I was actually quite pleased with the new elements of the gameplay in Island of Happiness, but again, the control really got in the way of any substantial enjoyment. Island of Happiness also features several new Internet play options, including online leaderboards and voice chat. The leaderboards are sort of cool and give you a great opportunity to share stats with your Harvest Moon buddies. However, the inclusion of the voice chat ability is just confusing. You aren’t able to chat with your friend while you are actually playing the game; you can only talk to your friends while looking at a chat room screen or browsing the different leaderboards. The only use I can really imagine for the voice chat is the ability to talk to your far-away Harvest Moon Pals without paying for any long distance phone charges. But that doesn’t really seem much like an actual game feature, does it?
The visuals in Harvest Moon: Island of Happiness are pretty much the same as the visuals in Harvest Moon DS, although there is one big difference. For some reason, the decision was made to give the Harvest Moon characters bobble heads in this title. The look is a little awkward at first, and I can’t say I ever really got used to it. But hey, if you just can’t get enough of the anime-inspired super-deformed “chibi” style, then you may appreciate the cranial enhancements made to the game characters.
Overall, I was pretty happy with all the improvements that Island of Happiness made to the traditional Harvest Moon formula. However, I had serious issues controlling the game, and it was always a battle to get my character to do what I wanted. The stylus controls just don’t work well with the grid-farming system and made this game really frustrating to play. I am certain this game would have been one of the best Harvest Moon titles ever if they had kept the old control scheme, but, as it stands, this title just doesn’t live up to its potential. However, if you have a good amount of patience and are a Harvest Moon addict, there is plenty to find and discover in Harvest Moon: Island of Happiness. Plus, you can use it to call your friends!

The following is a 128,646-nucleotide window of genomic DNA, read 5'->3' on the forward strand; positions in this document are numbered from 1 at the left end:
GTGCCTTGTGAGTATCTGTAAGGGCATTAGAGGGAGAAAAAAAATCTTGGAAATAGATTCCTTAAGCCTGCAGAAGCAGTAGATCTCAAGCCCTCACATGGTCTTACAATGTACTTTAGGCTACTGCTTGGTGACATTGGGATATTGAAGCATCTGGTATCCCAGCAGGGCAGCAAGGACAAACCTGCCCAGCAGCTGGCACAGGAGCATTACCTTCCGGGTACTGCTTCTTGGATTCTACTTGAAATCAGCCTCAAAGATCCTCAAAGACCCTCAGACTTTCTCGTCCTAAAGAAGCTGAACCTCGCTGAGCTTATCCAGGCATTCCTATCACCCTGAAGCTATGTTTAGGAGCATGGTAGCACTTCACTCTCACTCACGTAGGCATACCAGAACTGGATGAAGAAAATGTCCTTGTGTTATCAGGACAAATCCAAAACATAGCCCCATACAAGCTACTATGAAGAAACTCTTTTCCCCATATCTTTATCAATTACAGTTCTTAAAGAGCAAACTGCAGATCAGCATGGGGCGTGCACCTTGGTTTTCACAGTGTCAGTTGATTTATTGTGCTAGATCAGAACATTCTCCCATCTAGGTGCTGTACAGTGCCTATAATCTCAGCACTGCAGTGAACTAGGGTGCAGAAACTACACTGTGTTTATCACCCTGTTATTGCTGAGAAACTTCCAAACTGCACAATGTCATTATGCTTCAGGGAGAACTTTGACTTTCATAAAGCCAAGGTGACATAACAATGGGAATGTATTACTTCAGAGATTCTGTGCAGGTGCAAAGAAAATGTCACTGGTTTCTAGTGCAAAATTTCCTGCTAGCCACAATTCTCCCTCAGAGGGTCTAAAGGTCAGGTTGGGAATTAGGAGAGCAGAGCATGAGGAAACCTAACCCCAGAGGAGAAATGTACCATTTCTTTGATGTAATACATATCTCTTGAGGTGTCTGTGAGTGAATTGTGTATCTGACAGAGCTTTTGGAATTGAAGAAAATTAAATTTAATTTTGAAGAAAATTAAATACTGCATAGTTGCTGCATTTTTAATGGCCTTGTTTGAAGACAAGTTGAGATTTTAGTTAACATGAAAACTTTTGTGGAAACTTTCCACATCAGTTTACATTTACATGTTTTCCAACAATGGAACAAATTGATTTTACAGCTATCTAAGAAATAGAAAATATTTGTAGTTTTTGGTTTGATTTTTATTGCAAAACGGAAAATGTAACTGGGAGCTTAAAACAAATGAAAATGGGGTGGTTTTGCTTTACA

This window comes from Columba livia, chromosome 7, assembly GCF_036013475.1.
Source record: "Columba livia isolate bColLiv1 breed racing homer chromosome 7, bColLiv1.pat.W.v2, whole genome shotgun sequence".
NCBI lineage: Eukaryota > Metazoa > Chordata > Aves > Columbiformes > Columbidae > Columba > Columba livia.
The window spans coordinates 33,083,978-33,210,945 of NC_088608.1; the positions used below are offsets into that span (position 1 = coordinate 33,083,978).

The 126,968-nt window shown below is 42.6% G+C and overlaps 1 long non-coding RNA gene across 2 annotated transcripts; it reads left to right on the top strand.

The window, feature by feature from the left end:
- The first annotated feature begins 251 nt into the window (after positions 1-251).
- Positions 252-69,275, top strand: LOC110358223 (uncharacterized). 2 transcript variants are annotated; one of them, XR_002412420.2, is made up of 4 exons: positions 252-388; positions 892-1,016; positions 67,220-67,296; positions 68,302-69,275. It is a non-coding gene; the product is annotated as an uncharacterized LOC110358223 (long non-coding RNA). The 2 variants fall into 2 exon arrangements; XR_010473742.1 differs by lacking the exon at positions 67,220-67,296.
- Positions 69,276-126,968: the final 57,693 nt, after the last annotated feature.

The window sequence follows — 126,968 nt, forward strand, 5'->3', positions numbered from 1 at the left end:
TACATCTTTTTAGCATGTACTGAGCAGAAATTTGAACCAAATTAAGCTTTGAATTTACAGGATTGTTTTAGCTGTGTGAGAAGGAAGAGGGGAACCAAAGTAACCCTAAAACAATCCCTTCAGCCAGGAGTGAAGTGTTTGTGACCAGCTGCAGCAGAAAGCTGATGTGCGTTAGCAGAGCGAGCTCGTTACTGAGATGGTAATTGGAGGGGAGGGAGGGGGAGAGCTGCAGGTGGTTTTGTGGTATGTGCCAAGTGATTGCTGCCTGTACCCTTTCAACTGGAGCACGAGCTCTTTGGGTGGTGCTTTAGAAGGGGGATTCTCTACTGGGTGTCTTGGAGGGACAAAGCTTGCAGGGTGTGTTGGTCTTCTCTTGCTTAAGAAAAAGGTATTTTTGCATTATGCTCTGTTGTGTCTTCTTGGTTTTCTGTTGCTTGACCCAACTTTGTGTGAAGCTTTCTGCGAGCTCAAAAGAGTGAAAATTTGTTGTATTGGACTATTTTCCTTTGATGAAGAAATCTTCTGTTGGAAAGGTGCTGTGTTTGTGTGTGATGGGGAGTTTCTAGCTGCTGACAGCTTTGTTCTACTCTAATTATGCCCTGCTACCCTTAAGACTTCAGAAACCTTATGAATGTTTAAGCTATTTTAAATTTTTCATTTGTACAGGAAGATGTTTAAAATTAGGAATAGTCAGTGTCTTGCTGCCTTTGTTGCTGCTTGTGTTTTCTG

RATING OUT OF 5 RATING DESCRIPTION 2.5 Graphics
Graphics look almost exactly the same as they did on the original Harvest Moon DS, except for the addition of bobble heads. Is that really an improvement? 1.0 Control
Farming controls are terrible! You are rarely able to do what you want easily, and this takes most of the fun out of the game. 2.3 Music / Sound FX / Voice Acting
Music is alright, despite being quite generic and repetitive. 3.9
If you can overcome the controls, there is plenty to do in this game. The Wi-Fi capabilities are interesting, though perhaps useless.
3.3 Overall Rating – Fair
Not an average. See Rating legend above for a final score breakdown.